The issue made headlines earlier this month after a pet chimp attacked a woman in Connecticut leaving her in critical condition. The chimp may have been given the anti-anxiety medication Xanax because he was agitated -- a claim that his owner later retracted.
According to NG:
I could write a tome about this topic. This trend raises a number of issues:
Demand for anti-anxiety medications for pets is growing, in part because of increased public awareness of the drugs' potential benefits, said animal-behavior expert Bonnie Beaver of Texas A&M University's College of Veterinary Medicine.
It's not known, however, exactly how many pets are taking such drugs, Beaver said.
Common side effects of anti-anxiety medications in pets include drowsiness or sedation, said veterinary behaviorist Melissa Bain of the University of California, Davis.
But in dogs, drugs such as Xanax can reduce inhibition, worsening aggression problems, Bain said. Dogs that are both fearful and aggressive, for example, may lose their fear and lash out.
"We use [anti-anxiety medications] with caution in aggressive animals, by all means," she said.
Other side effects of Xanax, noticed in dogs and cats, include excitement, irritability, and increased affection.
- Should pet owners be allowed to medicate their pets (yes, in some circumstances)
- Should pet owners medicate their pets with drugs intended for humans (probably not)
- Should drug companies develop drugs specifically intended for pets? And if so, what psychological issues would these drugs address? Why? (probably yes -- all pets by definition have already been highly modified and domesticated; as for what psychological traits to address, that's an open question -- but perhaps human psychology may provide a clue)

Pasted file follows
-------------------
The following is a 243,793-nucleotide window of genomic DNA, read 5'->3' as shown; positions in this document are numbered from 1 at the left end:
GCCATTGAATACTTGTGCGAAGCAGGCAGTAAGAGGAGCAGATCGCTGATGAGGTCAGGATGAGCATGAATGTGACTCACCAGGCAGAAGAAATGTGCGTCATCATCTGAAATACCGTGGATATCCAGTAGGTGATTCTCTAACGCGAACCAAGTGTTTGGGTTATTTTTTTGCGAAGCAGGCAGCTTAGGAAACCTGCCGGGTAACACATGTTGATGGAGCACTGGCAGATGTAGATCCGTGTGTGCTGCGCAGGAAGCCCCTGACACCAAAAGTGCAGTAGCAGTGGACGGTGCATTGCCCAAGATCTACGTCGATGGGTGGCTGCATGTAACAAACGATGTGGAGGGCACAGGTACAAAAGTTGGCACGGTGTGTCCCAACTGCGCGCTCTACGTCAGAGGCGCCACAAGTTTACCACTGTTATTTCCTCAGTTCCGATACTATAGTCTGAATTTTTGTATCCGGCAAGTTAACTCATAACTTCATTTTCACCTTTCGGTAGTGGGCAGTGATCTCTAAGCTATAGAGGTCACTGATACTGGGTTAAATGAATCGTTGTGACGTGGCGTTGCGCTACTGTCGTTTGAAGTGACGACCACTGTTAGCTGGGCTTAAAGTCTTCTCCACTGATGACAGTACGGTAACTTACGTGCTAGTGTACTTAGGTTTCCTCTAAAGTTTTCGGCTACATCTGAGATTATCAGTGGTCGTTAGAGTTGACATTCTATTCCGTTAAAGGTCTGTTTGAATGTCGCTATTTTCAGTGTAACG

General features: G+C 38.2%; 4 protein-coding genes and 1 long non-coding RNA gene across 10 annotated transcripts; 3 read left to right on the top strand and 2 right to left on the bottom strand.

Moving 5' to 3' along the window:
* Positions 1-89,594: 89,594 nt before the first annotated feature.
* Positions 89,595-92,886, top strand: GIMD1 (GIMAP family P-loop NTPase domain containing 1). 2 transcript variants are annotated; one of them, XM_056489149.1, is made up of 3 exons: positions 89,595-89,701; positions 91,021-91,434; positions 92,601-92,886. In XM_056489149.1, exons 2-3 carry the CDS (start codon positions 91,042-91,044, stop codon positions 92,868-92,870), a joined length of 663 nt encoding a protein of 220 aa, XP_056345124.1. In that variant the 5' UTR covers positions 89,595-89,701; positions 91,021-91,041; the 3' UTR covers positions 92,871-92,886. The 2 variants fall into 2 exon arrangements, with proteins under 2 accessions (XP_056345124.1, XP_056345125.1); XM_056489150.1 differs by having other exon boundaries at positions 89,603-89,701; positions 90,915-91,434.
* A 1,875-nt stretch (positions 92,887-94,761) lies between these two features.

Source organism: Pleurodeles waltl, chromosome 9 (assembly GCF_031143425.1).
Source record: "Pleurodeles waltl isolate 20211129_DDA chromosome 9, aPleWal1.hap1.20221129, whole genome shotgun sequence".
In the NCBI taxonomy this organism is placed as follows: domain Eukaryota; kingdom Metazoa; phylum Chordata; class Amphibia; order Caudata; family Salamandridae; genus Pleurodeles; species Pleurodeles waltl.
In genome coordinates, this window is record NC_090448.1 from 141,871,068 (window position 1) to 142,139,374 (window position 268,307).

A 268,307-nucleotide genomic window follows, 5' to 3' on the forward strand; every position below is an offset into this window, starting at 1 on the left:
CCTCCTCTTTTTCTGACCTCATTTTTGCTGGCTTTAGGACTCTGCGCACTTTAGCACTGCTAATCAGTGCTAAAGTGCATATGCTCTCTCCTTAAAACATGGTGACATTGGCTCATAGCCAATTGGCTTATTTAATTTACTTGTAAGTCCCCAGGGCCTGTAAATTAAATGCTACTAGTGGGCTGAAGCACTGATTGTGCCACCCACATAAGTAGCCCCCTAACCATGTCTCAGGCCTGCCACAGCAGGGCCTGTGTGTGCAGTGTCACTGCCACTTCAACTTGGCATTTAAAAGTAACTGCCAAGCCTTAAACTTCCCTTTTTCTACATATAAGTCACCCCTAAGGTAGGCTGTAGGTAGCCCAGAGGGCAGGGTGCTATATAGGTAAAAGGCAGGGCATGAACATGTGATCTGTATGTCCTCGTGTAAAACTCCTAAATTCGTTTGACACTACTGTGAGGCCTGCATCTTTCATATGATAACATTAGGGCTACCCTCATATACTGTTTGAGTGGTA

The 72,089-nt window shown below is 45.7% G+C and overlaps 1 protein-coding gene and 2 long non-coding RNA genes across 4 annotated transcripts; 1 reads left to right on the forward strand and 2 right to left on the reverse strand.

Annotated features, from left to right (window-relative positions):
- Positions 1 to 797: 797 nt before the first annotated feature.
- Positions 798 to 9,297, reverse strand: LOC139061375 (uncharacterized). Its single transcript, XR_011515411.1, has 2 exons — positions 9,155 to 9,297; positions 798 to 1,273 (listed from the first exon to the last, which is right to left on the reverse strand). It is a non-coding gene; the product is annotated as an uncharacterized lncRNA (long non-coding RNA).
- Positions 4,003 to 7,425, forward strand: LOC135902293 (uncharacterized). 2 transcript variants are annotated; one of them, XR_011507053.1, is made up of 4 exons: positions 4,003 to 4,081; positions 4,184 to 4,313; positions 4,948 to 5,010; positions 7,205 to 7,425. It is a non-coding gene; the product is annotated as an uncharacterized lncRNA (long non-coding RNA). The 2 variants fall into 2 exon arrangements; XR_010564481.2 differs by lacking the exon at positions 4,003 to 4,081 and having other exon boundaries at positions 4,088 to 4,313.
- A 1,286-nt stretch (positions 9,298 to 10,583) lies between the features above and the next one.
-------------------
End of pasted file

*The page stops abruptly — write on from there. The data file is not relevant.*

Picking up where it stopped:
- Should people be allowed to have chimps (and other highly intelligent species) as pets? (definitely not)
- Should people even be allowed to have pets (Peter Singer would say no)
Agreed with bullets one through four.
On point five, I'm not sure what Singer would say (though I'd imagine a domesticated animal ill-adapted to living wild would gain more utility by living a domestic life than it would lose through limited freedom). I do know most every animal rights advocate I know, and as one myself I know many, agrees that domestic animals ought to be spayed and neutered, breeding should be halted, and in time the practice will end naturally. But there is pretty universal agreement that people should continue to "have" pets as long as there are pets to have, as the alternative is widespread suffering.
The problem with giving psychiatric drugs to animals is that we don't understand their cognitive processes nearly as well as we understand our own. For example, a doctor can ask a person how he likes his new meds and if he feels better on them, but you have to give an educated guess at how a dog feels. Further, we've already seen the disaster of giving certain anti-depressents to teens: their brain chemistry is just different enough even at the age of 19 that these drugs actually increase suicide rates when administered. Now imagine giving an antidepressant to a dog. Sure, the dog won't commit suicide, but you really can't very well predict how he will feel.
Most of these drugs are a disaster for humans as well -- anxiolytics of the benzodiazepam family are also powerful amnesics with often irreversible effects and antidepressants flatten emotional response (which is necessary for making moral judgments).
As for domesticated animals, it's unlikely that they will do well in the wild and, oddly enough, they tend to "humanize" their owners as well as comforting them.
I don't understand the problem with having pets.
I realize there are issues - neglect, abuse, overbreeding, ecological concerns and so on - but a family or an individual that has a pet and takes responsibility for it shouldn't be problematic.
Growing up, my family usually had one or two dogs around, and generally speaking it's been a great pleasure.
Also, I'm pretty leery about giving psychoactive drugs to animals. Like Tessa points out, we can't communicate with them enough to understand what the effects are.
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